Break of dawn,
near Whiskey Jack
36"x48" oil on canvas
I've heard it like all artists have hear it...never paint with solid black or white. So, of course, I do. Not trying to pick a fight with the art establishment or anything but just saying, rather, asking: have you ever noticed the multitude of colours that appear in black? Especially when black is applied with a rough bristle brush and leaves rows or texture lines behind each stroke! Wow, it really is a rainbow in a dark void.
So I have been painting a few dark paintings lately. I used to hear artists say that it was a refection of how they felt at the time. I know one artist who used that line purely for humour (thanks Jack for that). For me it is not so. I enjoy black like I enjoy red, or yellow or any colour for that matter. I like to spread it all over a surface and see where it takes me. In the case of the picture shown here, I started like that. Just a thick black layer of plain unmixed black. It was pretty overwhelming on a 36"x48" surface! Then I just stood back and looked "into it" and saw this familiar place. This place I had been this past summer. It was Canoe lake but it could have been any lake at night for that matter. It was a passage between two tree lined shores, with layers of receding horizon lines behind it. It was for certain the entrance to Whiskey Jack Bay on Canoe Lake.
At night the water settles down. Call it the moon effect or whatever, I don;t really know the science behind it but it is very still. The tree's seem to stand taller, more formidable, and as if on guard of their inhabitants. That's it! That's the mover in all of this. It's the fact that the forest comes to life with the night creatures. It is not really still. It is much busier at night.
That is what I see in the dark of black. That is the motivation behind my latest series of paintings.
Hope you enjoy them. Love to have your feed back.
There was a time when this artist, much younger and more snow ambitious would think nothing of pulling on all the layers and boots to go out for hours of sliding on a hill or playing hockey. As time went by that ambition calmed down a bit as I was satisfied to watch my kids play in it and maybe slide a few times with them. Now, as I venture into my 50th year I find myself quite happy to admire it's beauty from behind a window or from in the car. Not sure what happened, I know for certain that if I lived in a snowless place with hot temps all year around I would most certainly miss the white stuff. Probably even be one of those guys who takes trips to snowy places just to enjoy it for a moment.
These days I watch with some anxiety as the snow begins to fall and the temperatures threaten my ability to plunk my stool down on a rock and spend hours painting or sketching the forest or the lake. Almost like a door that slowly closes and restricts me from doing what I love to do so much.
Thank God for the kids in my house who love to play in snow so much, who always need reminders to bundle up and "get that scarf around your neck" as they rush to play outside in sub zero temps. Those reminders of the fact that it is not all doom and gloom but rather a joyous time of fun and memories.
But for now I long for the sun to return, for the clouds to part and the tree's to green up, I will be out there. You may see me or you may not. My routes are often off the beaten path where foot paths have not been made. You will see me though, in the colours I paint. In the vibrance that I put into my paintings because they are where I can make it happen all year round.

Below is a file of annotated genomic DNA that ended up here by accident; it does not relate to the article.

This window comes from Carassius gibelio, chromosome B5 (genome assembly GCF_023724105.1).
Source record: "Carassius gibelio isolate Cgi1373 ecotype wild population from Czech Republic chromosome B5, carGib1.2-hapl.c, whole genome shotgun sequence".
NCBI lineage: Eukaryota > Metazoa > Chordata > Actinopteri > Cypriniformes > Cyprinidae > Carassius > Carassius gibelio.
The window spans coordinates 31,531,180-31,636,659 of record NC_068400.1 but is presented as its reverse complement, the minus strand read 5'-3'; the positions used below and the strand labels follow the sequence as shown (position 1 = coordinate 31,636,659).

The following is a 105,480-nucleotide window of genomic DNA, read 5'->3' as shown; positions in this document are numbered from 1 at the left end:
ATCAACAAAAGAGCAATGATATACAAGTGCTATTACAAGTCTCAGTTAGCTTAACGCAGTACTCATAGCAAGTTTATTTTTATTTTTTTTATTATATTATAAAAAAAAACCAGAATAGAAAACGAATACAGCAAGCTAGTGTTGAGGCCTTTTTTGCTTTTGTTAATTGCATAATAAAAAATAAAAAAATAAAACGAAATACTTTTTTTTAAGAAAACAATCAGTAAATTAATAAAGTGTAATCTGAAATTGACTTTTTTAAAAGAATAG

In painting as in life, and painting is so much like life, one sometimes has no choice but to wait. There are times when you can fly though things and be done with it asap. Most of the time the result is a painting which is good.
Now for the patient part. When you think a painting is done, finished, complete you are going to hang it, shoot it, post it, etc, etc. But later it hit's you, it's not done! You have a wave of what I call Post inspiration. This is where you see your painting from totally objective eyes. You notice things you didn't notice the first time around. Such was the case for "Changing Colours". The second wave of inspiration didn't come for three years! Without a doubt I truly feel satisfied now with this painting and the work is done. Finished, complete.
Recently I was in a serious funk over the way my paintings were turning out. I was hungry for punch, and something to grab me. It was a friend, Sara who was able to point me in the right direction with a simple suggestion; " you just need to use more powerful colour. Don't be afraid", she said. So I set out to do just that. The result was the latest series of paintings where I believe the difference is obvious. Sometimes revisiting older paintings not yet sold invited a splash of colour. It has changed this artists life and by the results and feed back from many of you it has brought a new perspective to my work.
The Artists Journey
This is my blog page and it is where I get to be the opinionated man that I really am. The views are my own.
I invite your replies and comments, on my virtual welcome mat.
This sketch above became this finished painting below
The Pine Tree Painter.
How did I become known as the Pine Tree Painter? You could say I paint a lot of Pine Trees, that would be true. I paint a lot of other things too, but Pine Trees, Spruce Trees, Birch and others seem to be a continuous string in what i do. I just like the way they stand there like a custodian of the land. or a greeter to nature. So, I continue down the path with the Pine Tree Painter name on my head, It's ok.